One of the challenges we expect to face during this 1700-mile move, is transporting and re-acclimating our eight year old Doberman. Elvis, aka “the Bear” or “the Beastie”, is king of his domain here on Huntingdon Street. He knows and surveys every nook and cranny of his yard and his neighborhood. Every day of his life is a routine:
Morning: wake up, stretch, shake, eat, go for a walk, and catch the Frisbees
Afternoon: sleep, patrol the yard for squirrels, bark at anyone and everyone that walks by, sleep
Evenings: Come inside, eat, and sleep
Deviations from the routine are not acceptable and will be retaliated against by all available means, including whining, waking everyone in the middle of the night, eating random items that can only be surgically removed, and pouting and refusing food. Again, deviations from the routine will not be tolerated.
So you can imagine, Dave and I are both plotting the easiest way to transition the Beastie to his new digs without having to face the repercussions of his inability to adjust to new situations. We plan to do this trip in three days. Elvis will suck it up and ride in the car for one day, but two days of travel will likely be too much. Cue the tranquilizers. At the end of day two, we hope to be in Council Bluffs and spend some time with Jenny’s parents. Ideally, Elvis can run around a bit and detach his pea-brain from the old routine. Finally, we will make the final 8-hour journey to Hoten Holler, hopefully sans tranquilizers.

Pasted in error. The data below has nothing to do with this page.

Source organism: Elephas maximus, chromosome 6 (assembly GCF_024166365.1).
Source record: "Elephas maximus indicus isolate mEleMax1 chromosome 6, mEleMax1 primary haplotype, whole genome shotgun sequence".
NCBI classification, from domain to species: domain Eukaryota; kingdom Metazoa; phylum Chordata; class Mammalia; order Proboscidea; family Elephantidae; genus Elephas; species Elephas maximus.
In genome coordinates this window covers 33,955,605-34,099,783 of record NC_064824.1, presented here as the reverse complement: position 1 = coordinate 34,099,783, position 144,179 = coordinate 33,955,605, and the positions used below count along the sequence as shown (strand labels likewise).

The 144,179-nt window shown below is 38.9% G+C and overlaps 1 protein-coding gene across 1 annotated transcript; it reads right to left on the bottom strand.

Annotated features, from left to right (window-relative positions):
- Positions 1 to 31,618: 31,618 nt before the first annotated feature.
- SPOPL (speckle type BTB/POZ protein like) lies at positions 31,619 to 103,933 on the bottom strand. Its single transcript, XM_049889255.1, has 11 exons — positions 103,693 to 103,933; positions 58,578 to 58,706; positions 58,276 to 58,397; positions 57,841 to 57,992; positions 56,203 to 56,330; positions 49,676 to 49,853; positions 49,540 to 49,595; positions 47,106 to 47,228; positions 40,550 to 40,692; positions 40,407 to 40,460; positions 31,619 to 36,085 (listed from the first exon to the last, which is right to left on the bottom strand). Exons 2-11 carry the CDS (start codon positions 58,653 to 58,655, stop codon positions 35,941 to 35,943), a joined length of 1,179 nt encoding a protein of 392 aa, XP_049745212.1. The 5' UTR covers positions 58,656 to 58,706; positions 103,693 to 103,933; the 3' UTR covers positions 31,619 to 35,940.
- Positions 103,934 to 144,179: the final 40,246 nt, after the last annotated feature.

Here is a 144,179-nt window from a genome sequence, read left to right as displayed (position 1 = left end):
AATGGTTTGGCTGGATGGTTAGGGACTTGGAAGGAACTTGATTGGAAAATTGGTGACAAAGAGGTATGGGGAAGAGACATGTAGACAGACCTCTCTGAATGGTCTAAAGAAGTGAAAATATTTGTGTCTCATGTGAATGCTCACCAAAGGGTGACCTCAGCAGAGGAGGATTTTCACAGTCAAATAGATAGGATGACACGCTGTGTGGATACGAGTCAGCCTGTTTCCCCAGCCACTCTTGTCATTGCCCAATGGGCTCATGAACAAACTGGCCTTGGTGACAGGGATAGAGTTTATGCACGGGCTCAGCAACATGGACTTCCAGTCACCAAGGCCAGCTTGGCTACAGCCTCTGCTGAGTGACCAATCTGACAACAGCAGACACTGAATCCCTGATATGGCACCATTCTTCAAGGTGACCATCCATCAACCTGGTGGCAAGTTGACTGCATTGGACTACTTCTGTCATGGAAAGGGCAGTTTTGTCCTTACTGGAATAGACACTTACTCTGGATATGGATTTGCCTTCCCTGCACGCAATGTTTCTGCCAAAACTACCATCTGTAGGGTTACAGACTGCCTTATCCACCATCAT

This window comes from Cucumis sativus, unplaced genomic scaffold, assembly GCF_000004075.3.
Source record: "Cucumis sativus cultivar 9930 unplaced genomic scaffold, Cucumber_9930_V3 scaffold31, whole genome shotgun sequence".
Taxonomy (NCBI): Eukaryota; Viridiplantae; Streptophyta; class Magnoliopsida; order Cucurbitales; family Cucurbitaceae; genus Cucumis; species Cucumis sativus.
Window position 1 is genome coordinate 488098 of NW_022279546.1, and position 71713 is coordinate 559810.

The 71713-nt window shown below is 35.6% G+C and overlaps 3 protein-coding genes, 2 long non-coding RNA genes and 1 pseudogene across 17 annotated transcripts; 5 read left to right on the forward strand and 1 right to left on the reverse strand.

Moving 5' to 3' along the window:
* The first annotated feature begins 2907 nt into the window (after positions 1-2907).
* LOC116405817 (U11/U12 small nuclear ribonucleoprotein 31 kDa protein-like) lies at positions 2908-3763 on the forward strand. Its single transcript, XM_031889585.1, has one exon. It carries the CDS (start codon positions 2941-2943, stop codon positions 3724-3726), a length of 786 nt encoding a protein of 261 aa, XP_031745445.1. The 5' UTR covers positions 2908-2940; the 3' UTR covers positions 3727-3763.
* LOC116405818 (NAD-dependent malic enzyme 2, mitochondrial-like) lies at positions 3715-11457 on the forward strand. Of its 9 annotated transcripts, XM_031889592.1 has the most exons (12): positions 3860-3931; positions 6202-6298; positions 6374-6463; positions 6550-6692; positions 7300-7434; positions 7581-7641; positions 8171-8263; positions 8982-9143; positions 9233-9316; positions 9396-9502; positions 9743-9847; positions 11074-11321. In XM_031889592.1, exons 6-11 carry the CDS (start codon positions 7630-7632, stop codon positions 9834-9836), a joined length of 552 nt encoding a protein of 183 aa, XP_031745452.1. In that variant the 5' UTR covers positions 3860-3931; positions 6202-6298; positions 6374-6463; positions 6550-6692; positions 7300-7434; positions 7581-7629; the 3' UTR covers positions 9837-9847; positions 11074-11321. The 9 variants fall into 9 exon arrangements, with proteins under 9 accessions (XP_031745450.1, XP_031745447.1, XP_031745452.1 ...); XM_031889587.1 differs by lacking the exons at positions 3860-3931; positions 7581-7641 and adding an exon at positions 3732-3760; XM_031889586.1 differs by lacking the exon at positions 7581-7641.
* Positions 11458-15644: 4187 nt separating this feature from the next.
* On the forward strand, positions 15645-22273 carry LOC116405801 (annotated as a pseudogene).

We hope he will be delighted to see how much his playground has expanded, but there are new dangers in the Black Hills. Apparently, we are not only right in the center of the Elk Capitol of South Dakota, but also prime mountain lion hunting ground. Additionally, new wildlife not to be chased includes porcupine, coyote, and rattlesnakes. In a perfect world, Elvis will never have to be leashed again, but likely, a long lead will be needed until he figures out the lay of the land.